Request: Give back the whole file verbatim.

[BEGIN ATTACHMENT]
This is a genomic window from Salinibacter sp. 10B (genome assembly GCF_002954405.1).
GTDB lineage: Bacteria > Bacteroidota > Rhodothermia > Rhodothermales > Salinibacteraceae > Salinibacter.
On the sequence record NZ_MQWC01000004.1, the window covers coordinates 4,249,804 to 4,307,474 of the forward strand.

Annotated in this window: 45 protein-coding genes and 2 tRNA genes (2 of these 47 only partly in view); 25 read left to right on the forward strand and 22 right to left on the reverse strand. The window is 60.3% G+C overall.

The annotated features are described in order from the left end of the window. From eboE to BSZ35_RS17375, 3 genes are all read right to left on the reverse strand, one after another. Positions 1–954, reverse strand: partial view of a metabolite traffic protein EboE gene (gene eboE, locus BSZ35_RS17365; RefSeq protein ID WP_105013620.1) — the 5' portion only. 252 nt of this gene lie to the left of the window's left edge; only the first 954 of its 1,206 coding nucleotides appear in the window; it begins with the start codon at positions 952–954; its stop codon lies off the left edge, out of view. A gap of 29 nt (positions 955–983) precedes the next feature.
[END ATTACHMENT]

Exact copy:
This is a genomic window from Salinibacter sp. 10B (genome assembly GCF_002954405.1).
GTDB lineage: Bacteria > Bacteroidota > Rhodothermia > Rhodothermales > Salinibacteraceae > Salinibacter.
On the sequence record NZ_MQWC01000004.1, the window covers coordinates 4,249,804 to 4,307,474 of the forward strand.

Annotated in this window: 45 protein-coding genes and 2 tRNA genes (2 of these 47 only partly in view); 25 read left to right on the forward strand and 22 right to left on the reverse strand. The window is 60.3% G+C overall.

The annotated features are described in order from the left end of the window. From eboE to BSZ35_RS17375, 3 genes are all read right to left on the reverse strand, one after another. Positions 1–954, reverse strand: partial view of a metabolite traffic protein EboE gene (gene eboE, locus BSZ35_RS17365; RefSeq protein ID WP_105013620.1) — the 5' portion only. 252 nt of this gene lie to the left of the window's left edge; only the first 954 of its 1,206 coding nucleotides appear in the window; it begins with the start codon at positions 952–954; its stop codon lies off the left edge, out of view. A gap of 29 nt (positions 955–983) precedes the next feature.